Employee Communications

In an age where nearly everyone has a smartphone to capture content and more than a billion people can use Facebook as a platform to publish that content, everyone is now essentially a spokesperson whether they like it or not. An employee’s remarks at an event, posts on Facebook or Twitter or comments in a forum can all make news, good or bad. Savvy PR teams are rolling out policies and processes to enable employees to communicate news about the brand consistently and accurately in order to amplify key messages and minimize risk. A few key tactics include:

  • Creating and distributing social media guidelines for employees
  • Crafting and distributing conversation guides around all key brand news, giving employees an easily digestible and shareable way to leverage important news
  • Conducting in-person social media training sessions with all employees

Executive Visibility

It’s amusing to hear “our CEO doesn’t have time” as an excuse for brands not pushing their leaders to engage directly with customers through social media. Somehow the founder of a business empire (Richard Branson), the president of a major media organization (Arianna Huffington), the President of the United States (Barack Obama) and even Pope Benedict XVI all have an active presence on Twitter, along with countless other high-profile leaders. Many of these same leaders have also leveraged LinkedIn’s thought leadership platform as another way to raise their visibility through a popular social media channel.

But the benefits go beyond increased engagement and visibility. A recent survey published by eMarketer listed a number of business benefits for companies with executives active in social media:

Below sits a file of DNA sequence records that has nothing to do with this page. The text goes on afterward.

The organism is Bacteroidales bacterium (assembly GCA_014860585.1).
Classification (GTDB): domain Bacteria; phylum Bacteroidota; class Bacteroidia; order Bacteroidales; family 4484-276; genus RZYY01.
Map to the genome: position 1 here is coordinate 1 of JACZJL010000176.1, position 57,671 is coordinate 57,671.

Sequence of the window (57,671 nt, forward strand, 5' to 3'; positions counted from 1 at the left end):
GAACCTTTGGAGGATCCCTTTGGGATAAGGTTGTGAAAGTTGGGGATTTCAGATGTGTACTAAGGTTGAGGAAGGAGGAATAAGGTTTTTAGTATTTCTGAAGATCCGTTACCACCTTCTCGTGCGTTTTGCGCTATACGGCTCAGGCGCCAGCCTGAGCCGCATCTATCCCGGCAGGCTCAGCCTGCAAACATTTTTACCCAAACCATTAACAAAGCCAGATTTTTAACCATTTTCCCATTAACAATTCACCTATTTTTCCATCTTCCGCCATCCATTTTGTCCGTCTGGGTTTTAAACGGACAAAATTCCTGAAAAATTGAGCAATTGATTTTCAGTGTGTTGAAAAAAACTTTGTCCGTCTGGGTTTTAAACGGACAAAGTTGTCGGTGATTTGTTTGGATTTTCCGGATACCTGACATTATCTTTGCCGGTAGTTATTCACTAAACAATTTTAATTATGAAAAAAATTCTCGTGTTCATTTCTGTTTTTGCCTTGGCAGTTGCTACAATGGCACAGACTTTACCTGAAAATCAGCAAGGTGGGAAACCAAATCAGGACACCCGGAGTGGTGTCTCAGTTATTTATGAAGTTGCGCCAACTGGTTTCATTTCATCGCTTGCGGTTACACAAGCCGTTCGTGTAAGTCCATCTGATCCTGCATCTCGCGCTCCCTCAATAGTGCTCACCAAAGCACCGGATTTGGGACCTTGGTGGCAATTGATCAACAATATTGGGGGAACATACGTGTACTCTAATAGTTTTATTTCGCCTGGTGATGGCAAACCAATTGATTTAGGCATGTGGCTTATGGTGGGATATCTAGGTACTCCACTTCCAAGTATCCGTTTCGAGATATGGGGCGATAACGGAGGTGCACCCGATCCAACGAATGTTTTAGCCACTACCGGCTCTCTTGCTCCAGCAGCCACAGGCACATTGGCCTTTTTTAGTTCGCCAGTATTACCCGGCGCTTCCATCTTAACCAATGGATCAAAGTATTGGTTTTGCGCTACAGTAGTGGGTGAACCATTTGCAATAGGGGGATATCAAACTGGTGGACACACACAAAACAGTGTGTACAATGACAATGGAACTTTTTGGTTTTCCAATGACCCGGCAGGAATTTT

• 77 percent of respondents said they are more likely or much more likely to purchase a product from a company if its higher-ups are tweeting
  • 78 percent believe CEOs participating on social media leads to better communication
  • 71 percent believe it improves brand image
  • 64 percent believe it offers more transparency
  • 82 percent of employees responding to the survey say they trust a company more if the C-level and other leadership tweets

As the world of communications continues to evolve and the convergence of earned, shared, owned and paid media drives a new level of engagement, it’s time to broaden beyond “traditional PR” and take an integrated approach to be most effective.

6 thoughts on “There’s No Such Thing As “Traditional PR” Anymore

  1. Oh my favorite subject! Someone just said to me the other day, “Are there any PR pros who still only do traditional stuff?” Uh…I spoke at a PR conference in November. There were 1,500 people there. I had them raise their hands if they did more than traditional PR. Three people raised their hands. Three.

    A few comments:
    * On the media relations section and including journalist’s Twitter handles both in your pitching and in your research, I’d add bloggers to that list. You would not believe the horrible pitches I get from PR pros who clearly have never read Spin Sucks or have started a relationship with me. It makes me exclaim, “I hate PR people!” and I am one!
    * A great example of what not to do in crisis is to look at Applebee’s from this past weekend. Oy.
    * The executive visibility one makes me laugh. You’re right…there are plenty of leaders who have a social presence. I think the issue is in how it’s presented. If a leader can’t see the value of it, they’re not going to make time for it.

  2. Totally agree – you need to be digital to get ahead! Having only been in PR for a few years now, digital has been apart of everything I’ve done since day one. This “traditional PR” is what I hear my dad and older PR pros talk about – taking journalists to lunch, having lead time to educate them on the news announcement, etc. We have so much information at our finger tips that we need to start using more. Though once everyone is on board, it becomes “traditional” again, so what’s next?